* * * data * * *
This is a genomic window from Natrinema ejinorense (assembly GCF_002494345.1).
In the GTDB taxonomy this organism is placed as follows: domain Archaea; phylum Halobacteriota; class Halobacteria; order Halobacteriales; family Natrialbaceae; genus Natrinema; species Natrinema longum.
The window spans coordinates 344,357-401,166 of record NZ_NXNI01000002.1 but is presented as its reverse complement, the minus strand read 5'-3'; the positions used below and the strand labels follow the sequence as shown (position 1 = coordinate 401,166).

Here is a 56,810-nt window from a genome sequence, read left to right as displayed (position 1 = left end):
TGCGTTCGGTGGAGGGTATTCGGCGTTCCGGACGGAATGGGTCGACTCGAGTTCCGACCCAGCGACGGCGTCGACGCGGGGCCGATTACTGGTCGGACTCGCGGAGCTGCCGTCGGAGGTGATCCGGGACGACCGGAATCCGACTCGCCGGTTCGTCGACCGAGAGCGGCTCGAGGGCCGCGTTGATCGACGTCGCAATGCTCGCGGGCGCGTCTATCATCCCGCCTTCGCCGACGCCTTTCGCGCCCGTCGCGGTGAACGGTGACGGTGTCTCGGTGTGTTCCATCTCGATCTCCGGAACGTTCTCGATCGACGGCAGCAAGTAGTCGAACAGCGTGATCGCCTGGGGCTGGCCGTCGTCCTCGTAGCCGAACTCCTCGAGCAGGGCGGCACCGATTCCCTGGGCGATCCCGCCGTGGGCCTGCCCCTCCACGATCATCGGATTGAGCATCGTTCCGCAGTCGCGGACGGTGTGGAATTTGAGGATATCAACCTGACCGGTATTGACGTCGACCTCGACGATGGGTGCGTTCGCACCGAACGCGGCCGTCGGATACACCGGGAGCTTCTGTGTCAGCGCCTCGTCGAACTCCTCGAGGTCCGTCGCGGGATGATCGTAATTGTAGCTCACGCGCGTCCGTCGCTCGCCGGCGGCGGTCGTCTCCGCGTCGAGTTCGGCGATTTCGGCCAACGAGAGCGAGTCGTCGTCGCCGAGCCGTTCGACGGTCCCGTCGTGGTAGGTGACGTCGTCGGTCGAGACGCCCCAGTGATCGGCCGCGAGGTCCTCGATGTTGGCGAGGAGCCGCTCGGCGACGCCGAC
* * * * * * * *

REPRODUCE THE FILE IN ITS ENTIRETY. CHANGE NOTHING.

This is a genomic window from Natrinema ejinorense (assembly GCF_002494345.1).
In the GTDB taxonomy this organism is placed as follows: domain Archaea; phylum Halobacteriota; class Halobacteria; order Halobacteriales; family Natrialbaceae; genus Natrinema; species Natrinema longum.
The window spans coordinates 344,357-401,166 of record NZ_NXNI01000002.1 but is presented as its reverse complement, the minus strand read 5'-3'; the positions used below and the strand labels follow the sequence as shown (position 1 = coordinate 401,166).

Here is a 56,810-nt window from a genome sequence, read left to right as displayed (position 1 = left end):
TGCGTTCGGTGGAGGGTATTCGGCGTTCCGGACGGAATGGGTCGACTCGAGTTCCGACCCAGCGACGGCGTCGACGCGGGGCCGATTACTGGTCGGACTCGCGGAGCTGCCGTCGGAGGTGATCCGGGACGACCGGAATCCGACTCGCCGGTTCGTCGACCGAGAGCGGCTCGAGGGCCGCGTTGATCGACGTCGCAATGCTCGCGGGCGCGTCTATCATCCCGCCTTCGCCGACGCCTTTCGCGCCCGTCGCGGTGAACGGTGACGGTGTCTCGGTGTGTTCCATCTCGATCTCCGGAACGTTCTCGATCGACGGCAGCAAGTAGTCGAACAGCGTGATCGCCTGGGGCTGGCCGTCGTCCTCGTAGCCGAACTCCTCGAGCAGGGCGGCACCGATTCCCTGGGCGATCCCGCCGTGGGCCTGCCCCTCCACGATCATCGGATTGAGCATCGTTCCGCAGTCGCGGACGGTGTGGAATTTGAGGATATCAACCTGACCGGTATTGACGTCGACCTCGACGATGGGTGCGTTCGCACCGAACGCGGCCGTCGGATACACCGGGAGCTTCTGTGTCAGCGCCTCGTCGAACTCCTCGAGGTCCGTCGCGGGATGATCGTAATTGTAGCTCACGCGCGTCCGTCGCTCGCCGGCGGCGGTCGTCTCCGCGTCGAGTTCGGCGATTTCGGCCAACGAGAGCGAGTCGTCGTCGCCGAGCCGTTCGACGGTCCCGTCGTGGTAGGTGACGTCGTCGGTCGAGACGCCCCAGTGATCGGCCGCGAGGTCCTCGATGTTGGCGAGGAGCCGCTCGGCGACGCCGAC